A video that focused on religion among the urban middle class in India a couple of years ago illustrates what happens when people discuss problems with applying the category “religion.” The journalist quotes Ashis Nandy, an internationally recognized scholar, who brings up the problems applying the category “religion” to the context of India (starting at 3:52).
Though we call Hinduism, Islam, Buddhism, Sikhism religions, in South Asia and, I would suspect, even in East Asia they were not religions in the Western sense. There is no word in any Indian language which is a synonym of religion.
The journalist plows forward undaunted, virtually ignoring the implications of Nandy’s assertion by tweaking the application of “religion” on its edges. The journalist paraphrases Nandy as he continues.
Instead, Nandy says religious practice is localized and individualized in India, particularly in the predominant Hinduism, which has no centralized leadership. Hindus profess faith in one creator, Brahma, as part of a trinity with Vishnu, the protector, and Shiva, the destroyer of evil, shown in this Aastha channel animation. They are manifest in countless deities and forms. People can and often do choose a personal god or gods informed by family or village traditions, personal experience, or even word of mouth. The pantheon can sometimes transcend what to Westerners might seem firmly drawn lines between religious faiths.
So, we can recognize what is religious, even though Nandy declares that “they were not religions in the Western sense” and proceed to note the minor differences in leadership, personal choice, and boundaries, allowing the essentialized notion of “religion” to remain virtually unchanged.
Whose interests does this decision to ignore the critique of the category, after quoting it, serve? For a news service named “Religion and Ethics Newsweekly,” quoting the critique makes the story appear sophisticated while rethinking the category too much might reduce viewer interest.
In a broader sense, though, traditional applications of the term “religion,” despite minor tweaks, cloaks the ways some use the category to promote their particular interests. Just before the journalist moves into Nandy’s quote (starting at 3:32 in above video), the General Manager of Aastha TV, a channel in India promoting particular movements and practices commonly described as religious, appears on screen to declare
There are programs that show a lot of divorce or extramarital affairs and things that way. But that’s actually not a fact in India, so our network, on the contrary, is actually showing you, okay, this is India. This is the religion, these are our values, and this is how we live.
Religion, then, equals “our values,” which too many in India ignore. Much of the language of academics and the media, uses labels of religions and the category religion/non-religion in ways that serve the interests of purveyors of a particular notion of tradition, whether people intend to promote that or not.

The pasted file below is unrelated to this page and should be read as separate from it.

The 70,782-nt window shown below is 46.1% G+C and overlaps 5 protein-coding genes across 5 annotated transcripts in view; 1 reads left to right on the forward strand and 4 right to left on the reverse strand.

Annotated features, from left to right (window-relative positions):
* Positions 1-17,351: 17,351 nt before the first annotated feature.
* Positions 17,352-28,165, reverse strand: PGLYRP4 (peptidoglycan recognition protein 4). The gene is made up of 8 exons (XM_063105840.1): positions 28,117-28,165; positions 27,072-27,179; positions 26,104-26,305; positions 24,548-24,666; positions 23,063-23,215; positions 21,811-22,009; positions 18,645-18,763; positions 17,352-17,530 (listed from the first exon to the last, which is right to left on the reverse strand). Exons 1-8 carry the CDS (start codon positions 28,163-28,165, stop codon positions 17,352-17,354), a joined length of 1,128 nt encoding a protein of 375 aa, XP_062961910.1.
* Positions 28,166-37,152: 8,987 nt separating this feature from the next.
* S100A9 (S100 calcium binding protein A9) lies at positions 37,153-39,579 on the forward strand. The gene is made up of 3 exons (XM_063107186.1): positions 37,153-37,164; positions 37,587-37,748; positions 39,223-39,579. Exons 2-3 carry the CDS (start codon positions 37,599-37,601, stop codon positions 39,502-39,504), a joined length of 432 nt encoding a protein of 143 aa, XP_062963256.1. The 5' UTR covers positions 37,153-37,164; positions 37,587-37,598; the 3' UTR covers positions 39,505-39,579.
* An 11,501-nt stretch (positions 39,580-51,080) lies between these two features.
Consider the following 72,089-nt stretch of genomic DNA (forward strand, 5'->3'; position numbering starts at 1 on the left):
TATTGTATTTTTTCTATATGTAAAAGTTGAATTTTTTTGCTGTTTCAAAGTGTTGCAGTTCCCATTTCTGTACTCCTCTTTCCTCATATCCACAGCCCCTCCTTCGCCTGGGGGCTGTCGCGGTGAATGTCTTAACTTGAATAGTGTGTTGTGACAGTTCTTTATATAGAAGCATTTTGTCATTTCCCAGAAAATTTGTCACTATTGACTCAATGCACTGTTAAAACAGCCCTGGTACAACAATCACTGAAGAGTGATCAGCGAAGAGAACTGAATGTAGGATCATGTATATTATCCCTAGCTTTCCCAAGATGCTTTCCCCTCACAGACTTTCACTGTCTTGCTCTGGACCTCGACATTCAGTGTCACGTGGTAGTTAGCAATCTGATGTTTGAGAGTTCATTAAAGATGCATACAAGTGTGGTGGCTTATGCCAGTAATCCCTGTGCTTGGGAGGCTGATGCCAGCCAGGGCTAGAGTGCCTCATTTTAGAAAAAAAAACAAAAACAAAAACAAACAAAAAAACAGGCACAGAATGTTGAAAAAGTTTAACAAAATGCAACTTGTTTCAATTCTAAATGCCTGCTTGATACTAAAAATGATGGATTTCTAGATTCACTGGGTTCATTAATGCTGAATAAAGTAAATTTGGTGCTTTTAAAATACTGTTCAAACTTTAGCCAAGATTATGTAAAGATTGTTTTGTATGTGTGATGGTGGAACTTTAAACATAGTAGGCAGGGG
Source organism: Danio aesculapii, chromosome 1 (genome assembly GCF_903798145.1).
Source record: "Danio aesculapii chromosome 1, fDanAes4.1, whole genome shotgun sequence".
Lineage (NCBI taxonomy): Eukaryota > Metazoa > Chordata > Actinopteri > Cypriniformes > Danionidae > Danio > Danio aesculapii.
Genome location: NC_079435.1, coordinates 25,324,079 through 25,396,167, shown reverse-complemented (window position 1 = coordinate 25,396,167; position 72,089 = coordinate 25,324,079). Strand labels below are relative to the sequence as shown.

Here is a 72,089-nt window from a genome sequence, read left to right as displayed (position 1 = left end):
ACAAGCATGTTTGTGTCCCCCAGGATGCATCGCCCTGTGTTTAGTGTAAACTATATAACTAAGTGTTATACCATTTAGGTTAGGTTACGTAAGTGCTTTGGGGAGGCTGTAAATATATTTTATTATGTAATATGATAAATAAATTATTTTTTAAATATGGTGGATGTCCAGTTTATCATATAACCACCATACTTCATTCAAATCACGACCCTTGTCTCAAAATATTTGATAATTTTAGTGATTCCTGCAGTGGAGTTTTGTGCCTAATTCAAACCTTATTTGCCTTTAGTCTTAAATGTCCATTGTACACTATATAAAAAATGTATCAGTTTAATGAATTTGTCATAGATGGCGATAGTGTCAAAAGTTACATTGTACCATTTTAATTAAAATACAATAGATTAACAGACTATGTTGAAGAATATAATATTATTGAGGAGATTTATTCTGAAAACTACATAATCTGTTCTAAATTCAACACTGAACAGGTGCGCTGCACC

4 Replies to “Whose Interests Are Served?”
Among the interesting things to me is how the discourse on religion is somehow thought to be separate from the ability to talk about “Hinduism, Islam, Buddhism, Sikhism” etc. That is calling “them” not religion still participates in the world religions discourse inasmuch as the assumption that they are somehow naturally bounded entities that just need a different name. “They were no religions in the Western sense” carries with it an interesting historical consciousness inasmuch as the modern sense of what is or is not, say, Buddhist is projected back into some timeless, pre-colonial era, which flies in the face of so much research on the role Europeans played (and, along with them, local elites tweaking European taxons for local purposes), armed with their notion of religion, individual, faith, etc., etc., played when they landed ashore in many lands, busily naming and grouping aspects of daily life for their purposes. So despite the apparent critique the discourse is conserved nicely. We just go looking for a new name to call all the things we somehow know to pre-exist our knowledge about them.
Absolutely. Later in the video, Nandy finds a new name to replace “religion.” He refers to them as “faiths” with “religious practices.” The critique only operates on the margins, if at all, on top of being ignored when it requires us to rethink too much.
Then is it even possible to think outside of these terms now?
Easy, no, but I am reluctant to say impossible. We have to step back and think creatively about others ways these aspects of human society can be categorized differently, for example. Of course, others use the terms, so I find it interesting to analyze what others are doing when they use me, which I see as different from applying the terms myself.